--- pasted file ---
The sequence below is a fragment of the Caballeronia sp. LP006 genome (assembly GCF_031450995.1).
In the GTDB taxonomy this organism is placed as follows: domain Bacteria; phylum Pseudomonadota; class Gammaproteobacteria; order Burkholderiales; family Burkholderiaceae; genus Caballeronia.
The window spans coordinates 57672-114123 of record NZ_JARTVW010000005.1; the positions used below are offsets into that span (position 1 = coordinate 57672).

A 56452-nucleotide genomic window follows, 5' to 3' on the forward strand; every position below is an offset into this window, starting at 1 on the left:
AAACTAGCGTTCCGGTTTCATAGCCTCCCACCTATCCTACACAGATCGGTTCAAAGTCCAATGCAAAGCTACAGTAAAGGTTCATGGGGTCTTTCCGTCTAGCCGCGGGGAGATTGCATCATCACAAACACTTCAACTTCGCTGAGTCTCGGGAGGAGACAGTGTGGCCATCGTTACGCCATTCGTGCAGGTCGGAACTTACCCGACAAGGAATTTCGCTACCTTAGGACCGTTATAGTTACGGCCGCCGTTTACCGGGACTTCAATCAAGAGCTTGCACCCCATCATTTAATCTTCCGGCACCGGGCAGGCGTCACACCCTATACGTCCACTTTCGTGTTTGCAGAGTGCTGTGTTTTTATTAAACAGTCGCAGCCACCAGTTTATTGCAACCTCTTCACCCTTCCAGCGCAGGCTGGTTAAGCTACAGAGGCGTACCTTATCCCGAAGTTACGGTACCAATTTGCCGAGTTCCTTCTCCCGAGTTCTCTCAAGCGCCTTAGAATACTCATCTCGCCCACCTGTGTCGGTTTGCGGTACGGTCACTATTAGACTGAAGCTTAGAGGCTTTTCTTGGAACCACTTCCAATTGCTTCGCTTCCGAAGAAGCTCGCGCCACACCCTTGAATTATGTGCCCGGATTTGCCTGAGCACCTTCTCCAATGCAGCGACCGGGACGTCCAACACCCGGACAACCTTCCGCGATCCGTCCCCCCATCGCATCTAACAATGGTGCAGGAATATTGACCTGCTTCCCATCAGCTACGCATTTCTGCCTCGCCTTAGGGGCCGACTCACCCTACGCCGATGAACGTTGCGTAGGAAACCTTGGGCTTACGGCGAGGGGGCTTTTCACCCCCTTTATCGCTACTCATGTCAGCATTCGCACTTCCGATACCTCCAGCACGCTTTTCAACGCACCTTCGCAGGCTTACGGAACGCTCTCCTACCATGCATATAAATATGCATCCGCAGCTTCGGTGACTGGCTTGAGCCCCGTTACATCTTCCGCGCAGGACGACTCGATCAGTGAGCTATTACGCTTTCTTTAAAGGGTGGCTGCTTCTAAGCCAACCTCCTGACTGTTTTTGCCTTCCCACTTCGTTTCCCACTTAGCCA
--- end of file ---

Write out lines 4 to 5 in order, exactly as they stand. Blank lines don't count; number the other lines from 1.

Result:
A 56452-nucleotide genomic window follows, 5' to 3' on the forward strand; every position below is an offset into this window, starting at 1 on the left:
AAACTAGCGTTCCGGTTTCATAGCCTCCCACCTATCCTACACAGATCGGTTCAAAGTCCAATGCAAAGCTACAGTAAAGGTTCATGGGGTCTTTCCGTCTAGCCGCGGGGAGATTGCATCATCACAAACACTTCAACTTCGCTGAGTCTCGGGAGGAGACAGTGTGGCCATCGTTACGCCATTCGTGCAGGTCGGAACTTACCCGACAAGGAATTTCGCTACCTTAGGACCGTTATAGTTACGGCCGCCGTTTACCGGGACTTCAATCAAGAGCTTGCACCCCATCATTTAATCTTCCGGCACCGGGCAGGCGTCACACCCTATACGTCCACTTTCGTGTTTGCAGAGTGCTGTGTTTTTATTAAACAGTCGCAGCCACCAGTTTATTGCAACCTCTTCACCCTTCCAGCGCAGGCTGGTTAAGCTACAGAGGCGTACCTTATCCCGAAGTTACGGTACCAATTTGCCGAGTTCCTTCTCCCGAGTTCTCTCAAGCGCCTTAGAATACTCATCTCGCCCACCTGTGTCGGTTTGCGGTACGGTCACTATTAGACTGAAGCTTAGAGGCTTTTCTTGGAACCACTTCCAATTGCTTCGCTTCCGAAGAAGCTCGCGCCACACCCTTGAATTATGTGCCCGGATTTGCCTGAGCACCTTCTCCAATGCAGCGACCGGGACGTCCAACACCCGGACAACCTTCCGCGATCCGTCCCCCCATCGCATCTAACAATGGTGCAGGAATATTGACCTGCTTCCCATCAGCTACGCATTTCTGCCTCGCCTTAGGGGCCGACTCACCCTACGCCGATGAACGTTGCGTAGGAAACCTTGGGCTTACGGCGAGGGGGCTTTTCACCCCCTTTATCGCTACTCATGTCAGCATTCGCACTTCCGATACCTCCAGCACGCTTTTCAACGCACCTTCGCAGGCTTACGGAACGCTCTCCTACCATGCATATAAATATGCATCCGCAGCTTCGGTGACTGGCTTGAGCCCCGTTACATCTTCCGCGCAGGACGACTCGATCAGTGAGCTATTACGCTTTCTTTAAAGGGTGGCTGCTTCTAAGCCAACCTCCTGACTGTTTTTGCCTTCCCACTTCGTTTCCCACTTAGCCA